Thursday, March 5, 2009

Updates to Alternate Route to Teaching

This month, New Jersey made some changes to the training hours required in the Alternate Route program for teaching. Alternate Route programs provide a non-traditional way to become a teacher for people who have not completed a teacher preparation program at a college or university. This helps to fill teacher shortages and enrich student experiences as professionals from other fields enter the education field.

New Jersey is now requiring an additional 45 hours of instruction in the teaching of reading and 45 hours of instruction in the teaching of mathematics for K-5 teachers in their first year of the Alternate Route program. Other than the new training hours for K-5 teachers, the applicant must also receive 20 days of mentoring prior to teaching and 30 weeks of mentoring while teaching. During the second year in the program, the applicant has to attend 200 hours of teaching instruction at a regional training center.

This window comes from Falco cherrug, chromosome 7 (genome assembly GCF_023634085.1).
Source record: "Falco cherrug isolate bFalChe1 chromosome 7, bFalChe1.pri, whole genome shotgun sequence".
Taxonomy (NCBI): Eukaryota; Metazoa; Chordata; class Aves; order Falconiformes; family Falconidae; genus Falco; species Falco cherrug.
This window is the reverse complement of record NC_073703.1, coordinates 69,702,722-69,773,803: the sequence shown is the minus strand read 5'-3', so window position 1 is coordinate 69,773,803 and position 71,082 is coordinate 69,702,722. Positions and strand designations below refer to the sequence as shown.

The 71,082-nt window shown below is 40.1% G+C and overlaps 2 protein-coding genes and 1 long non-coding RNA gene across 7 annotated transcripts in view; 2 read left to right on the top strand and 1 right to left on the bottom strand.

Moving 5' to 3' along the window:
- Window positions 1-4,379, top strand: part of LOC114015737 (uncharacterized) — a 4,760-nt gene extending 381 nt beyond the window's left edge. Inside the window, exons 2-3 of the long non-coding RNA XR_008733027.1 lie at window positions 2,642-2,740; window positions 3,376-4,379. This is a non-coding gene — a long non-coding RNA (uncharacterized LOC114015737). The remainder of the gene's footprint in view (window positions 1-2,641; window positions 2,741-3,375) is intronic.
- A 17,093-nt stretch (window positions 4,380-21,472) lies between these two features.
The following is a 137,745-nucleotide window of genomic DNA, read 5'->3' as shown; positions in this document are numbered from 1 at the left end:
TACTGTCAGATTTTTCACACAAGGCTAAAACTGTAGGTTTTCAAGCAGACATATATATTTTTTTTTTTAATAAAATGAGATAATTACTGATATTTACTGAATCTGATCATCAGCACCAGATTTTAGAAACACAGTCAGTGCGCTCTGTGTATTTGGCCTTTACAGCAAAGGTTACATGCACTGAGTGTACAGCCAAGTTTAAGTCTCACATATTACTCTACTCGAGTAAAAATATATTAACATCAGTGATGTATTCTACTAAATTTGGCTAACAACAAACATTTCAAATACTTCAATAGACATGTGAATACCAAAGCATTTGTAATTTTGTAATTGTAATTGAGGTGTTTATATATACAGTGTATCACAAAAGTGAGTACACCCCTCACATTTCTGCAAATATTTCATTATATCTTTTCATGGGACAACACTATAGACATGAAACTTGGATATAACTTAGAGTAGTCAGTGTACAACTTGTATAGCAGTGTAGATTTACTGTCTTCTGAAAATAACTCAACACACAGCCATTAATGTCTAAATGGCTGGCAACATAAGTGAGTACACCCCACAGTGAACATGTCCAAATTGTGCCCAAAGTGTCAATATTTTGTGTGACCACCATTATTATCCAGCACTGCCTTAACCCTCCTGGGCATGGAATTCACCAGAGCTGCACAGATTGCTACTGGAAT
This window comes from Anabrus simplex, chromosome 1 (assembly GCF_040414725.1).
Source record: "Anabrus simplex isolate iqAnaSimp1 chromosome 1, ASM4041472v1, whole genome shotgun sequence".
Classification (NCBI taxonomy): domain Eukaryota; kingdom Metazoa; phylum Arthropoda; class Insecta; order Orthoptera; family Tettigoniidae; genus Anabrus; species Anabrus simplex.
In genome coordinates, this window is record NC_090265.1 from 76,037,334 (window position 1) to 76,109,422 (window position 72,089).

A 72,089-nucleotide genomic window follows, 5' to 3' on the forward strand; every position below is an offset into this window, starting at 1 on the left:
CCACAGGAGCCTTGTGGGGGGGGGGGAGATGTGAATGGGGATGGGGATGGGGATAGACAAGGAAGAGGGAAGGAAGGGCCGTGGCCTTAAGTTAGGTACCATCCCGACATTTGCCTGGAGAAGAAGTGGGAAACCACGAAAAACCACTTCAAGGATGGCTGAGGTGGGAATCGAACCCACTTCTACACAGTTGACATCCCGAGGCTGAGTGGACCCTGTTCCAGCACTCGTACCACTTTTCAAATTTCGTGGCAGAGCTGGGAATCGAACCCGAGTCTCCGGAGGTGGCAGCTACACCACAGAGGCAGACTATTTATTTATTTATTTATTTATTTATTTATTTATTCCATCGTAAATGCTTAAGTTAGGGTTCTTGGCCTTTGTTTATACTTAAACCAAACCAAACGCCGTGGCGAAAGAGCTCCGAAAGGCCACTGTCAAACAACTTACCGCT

The extra 90 hours of training are perhaps happening as a response to a 3-year analysis of the New Jersey Alternate Route program. Many educators contributed to the analysis, including Dr. Sharon Sherman and Gregory Seaton from the College of New Jersey. They did extensive research and produced a 66-page report on their findings in November of 2007.

They concluded that the Alternate Route does work. The program helps educators find candidates for hard-to-fill subject areas and increases diversity in the field through the introduction of minority and male candidates. However, the research in the report found that Alternate Route teachers ended up being as qualified as Traditional Route teachers, but struggled during the first few years of employment. Many Alternate Route teachers had trouble with classroom management, indicating that the mentoring programs were not helping teachers prepare for the problems of the classroom.

The report recommended that the state develop consistent procedures for mentoring and assessing Alternate Route teachers. It also suggested further research and the creation of databases that could track the progress of Alternate Route teachers. The extra 90 hours required for K-5 teachers is an attempt to provide further preparation (increasing the likelihood of success and diminishing the likelihood of first-year problems) for Alternate Route applicants.

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